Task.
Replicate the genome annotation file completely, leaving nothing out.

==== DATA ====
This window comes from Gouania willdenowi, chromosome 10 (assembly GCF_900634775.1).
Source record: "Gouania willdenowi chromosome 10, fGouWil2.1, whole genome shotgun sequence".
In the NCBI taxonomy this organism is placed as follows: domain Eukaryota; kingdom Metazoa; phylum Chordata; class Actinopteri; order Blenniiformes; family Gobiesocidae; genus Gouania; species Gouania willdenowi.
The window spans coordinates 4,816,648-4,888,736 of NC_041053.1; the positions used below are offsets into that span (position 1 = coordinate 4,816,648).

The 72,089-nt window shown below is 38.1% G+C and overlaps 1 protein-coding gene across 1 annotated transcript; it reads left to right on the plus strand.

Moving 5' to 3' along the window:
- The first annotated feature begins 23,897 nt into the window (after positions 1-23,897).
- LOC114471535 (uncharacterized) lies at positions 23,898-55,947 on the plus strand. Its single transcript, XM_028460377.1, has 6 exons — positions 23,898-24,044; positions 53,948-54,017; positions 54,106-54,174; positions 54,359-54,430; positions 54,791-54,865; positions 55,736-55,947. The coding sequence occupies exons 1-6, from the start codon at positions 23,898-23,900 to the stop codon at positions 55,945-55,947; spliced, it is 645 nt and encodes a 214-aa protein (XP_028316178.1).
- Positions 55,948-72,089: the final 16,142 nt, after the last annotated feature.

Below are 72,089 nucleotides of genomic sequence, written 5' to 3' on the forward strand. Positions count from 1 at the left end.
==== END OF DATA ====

This window comes from Gouania willdenowi, chromosome 10 (assembly GCF_900634775.1).
Source record: "Gouania willdenowi chromosome 10, fGouWil2.1, whole genome shotgun sequence".
In the NCBI taxonomy this organism is placed as follows: domain Eukaryota; kingdom Metazoa; phylum Chordata; class Actinopteri; order Blenniiformes; family Gobiesocidae; genus Gouania; species Gouania willdenowi.
The window spans coordinates 4,816,648-4,888,736 of NC_041053.1; the positions used below are offsets into that span (position 1 = coordinate 4,816,648).

The 72,089-nt window shown below is 38.1% G+C and overlaps 1 protein-coding gene across 1 annotated transcript; it reads left to right on the plus strand.

Moving 5' to 3' along the window:
- The first annotated feature begins 23,897 nt into the window (after positions 1-23,897).
- LOC114471535 (uncharacterized) lies at positions 23,898-55,947 on the plus strand. Its single transcript, XM_028460377.1, has 6 exons — positions 23,898-24,044; positions 53,948-54,017; positions 54,106-54,174; positions 54,359-54,430; positions 54,791-54,865; positions 55,736-55,947. The coding sequence occupies exons 1-6, from the start codon at positions 23,898-23,900 to the stop codon at positions 55,945-55,947; spliced, it is 645 nt and encodes a 214-aa protein (XP_028316178.1).
- Positions 55,948-72,089: the final 16,142 nt, after the last annotated feature.

Below are 72,089 nucleotides of genomic sequence, written 5' to 3' on the forward strand. Positions count from 1 at the left end.